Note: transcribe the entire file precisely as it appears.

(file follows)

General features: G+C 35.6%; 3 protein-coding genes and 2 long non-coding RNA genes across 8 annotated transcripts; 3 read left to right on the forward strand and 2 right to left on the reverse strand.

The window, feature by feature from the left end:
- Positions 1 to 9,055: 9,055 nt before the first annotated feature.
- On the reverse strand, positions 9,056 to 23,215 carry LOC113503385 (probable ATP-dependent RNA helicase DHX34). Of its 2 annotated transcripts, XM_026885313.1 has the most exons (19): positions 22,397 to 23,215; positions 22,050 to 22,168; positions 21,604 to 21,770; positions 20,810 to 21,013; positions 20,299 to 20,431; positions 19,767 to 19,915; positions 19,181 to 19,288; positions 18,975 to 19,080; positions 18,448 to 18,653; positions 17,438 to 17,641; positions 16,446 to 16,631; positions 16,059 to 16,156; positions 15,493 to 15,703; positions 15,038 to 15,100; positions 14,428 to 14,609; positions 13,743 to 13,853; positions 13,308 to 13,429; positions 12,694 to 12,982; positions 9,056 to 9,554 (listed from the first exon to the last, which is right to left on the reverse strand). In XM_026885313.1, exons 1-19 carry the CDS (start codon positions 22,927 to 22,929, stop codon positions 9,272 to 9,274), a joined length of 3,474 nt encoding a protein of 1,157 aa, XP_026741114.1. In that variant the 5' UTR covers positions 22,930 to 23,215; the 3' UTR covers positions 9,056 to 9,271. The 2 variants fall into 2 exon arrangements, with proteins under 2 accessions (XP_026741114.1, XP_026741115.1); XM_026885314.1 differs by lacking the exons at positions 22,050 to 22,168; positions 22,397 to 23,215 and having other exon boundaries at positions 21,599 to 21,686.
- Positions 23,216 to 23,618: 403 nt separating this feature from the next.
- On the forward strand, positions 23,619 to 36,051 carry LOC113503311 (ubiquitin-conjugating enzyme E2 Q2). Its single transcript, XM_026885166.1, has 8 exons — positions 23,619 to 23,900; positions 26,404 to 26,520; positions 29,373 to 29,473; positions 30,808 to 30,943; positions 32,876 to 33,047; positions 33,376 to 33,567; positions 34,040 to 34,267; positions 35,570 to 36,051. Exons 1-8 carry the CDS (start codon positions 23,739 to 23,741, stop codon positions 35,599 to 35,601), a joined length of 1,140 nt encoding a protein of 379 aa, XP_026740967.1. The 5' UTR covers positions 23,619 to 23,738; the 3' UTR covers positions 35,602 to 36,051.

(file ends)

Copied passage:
General features: G+C 35.6%; 3 protein-coding genes and 2 long non-coding RNA genes across 8 annotated transcripts; 3 read left to right on the forward strand and 2 right to left on the reverse strand.

The window, feature by feature from the left end:
- Positions 1 to 9,055: 9,055 nt before the first annotated feature.
- On the reverse strand, positions 9,056 to 23,215 carry LOC113503385 (probable ATP-dependent RNA helicase DHX34). Of its 2 annotated transcripts, XM_026885313.1 has the most exons (19): positions 22,397 to 23,215; positions 22,050 to 22,168; positions 21,604 to 21,770; positions 20,810 to 21,013; positions 20,299 to 20,431; positions 19,767 to 19,915; positions 19,181 to 19,288; positions 18,975 to 19,080; positions 18,448 to 18,653; positions 17,438 to 17,641; positions 16,446 to 16,631; positions 16,059 to 16,156; positions 15,493 to 15,703; positions 15,038 to 15,100; positions 14,428 to 14,609; positions 13,743 to 13,853; positions 13,308 to 13,429; positions 12,694 to 12,982; positions 9,056 to 9,554 (listed from the first exon to the last, which is right to left on the reverse strand). In XM_026885313.1, exons 1-19 carry the CDS (start codon positions 22,927 to 22,929, stop codon positions 9,272 to 9,274), a joined length of 3,474 nt encoding a protein of 1,157 aa, XP_026741114.1. In that variant the 5' UTR covers positions 22,930 to 23,215; the 3' UTR covers positions 9,056 to 9,271. The 2 variants fall into 2 exon arrangements, with proteins under 2 accessions (XP_026741114.1, XP_026741115.1); XM_026885314.1 differs by lacking the exons at positions 22,050 to 22,168; positions 22,397 to 23,215 and having other exon boundaries at positions 21,599 to 21,686.
- Positions 23,216 to 23,618: 403 nt separating this feature from the next.
- On the forward strand, positions 23,619 to 36,051 carry LOC113503311 (ubiquitin-conjugating enzyme E2 Q2). Its single transcript, XM_026885166.1, has 8 exons — positions 23,619 to 23,900; positions 26,404 to 26,520; positions 29,373 to 29,473; positions 30,808 to 30,943; positions 32,876 to 33,047; positions 33,376 to 33,567; positions 34,040 to 34,267; positions 35,570 to 36,051. Exons 1-8 carry the CDS (start codon positions 23,739 to 23,741, stop codon positions 35,599 to 35,601), a joined length of 1,140 nt encoding a protein of 379 aa, XP_026740967.1. The 5' UTR covers positions 23,619 to 23,738; the 3' UTR covers positions 35,602 to 36,051.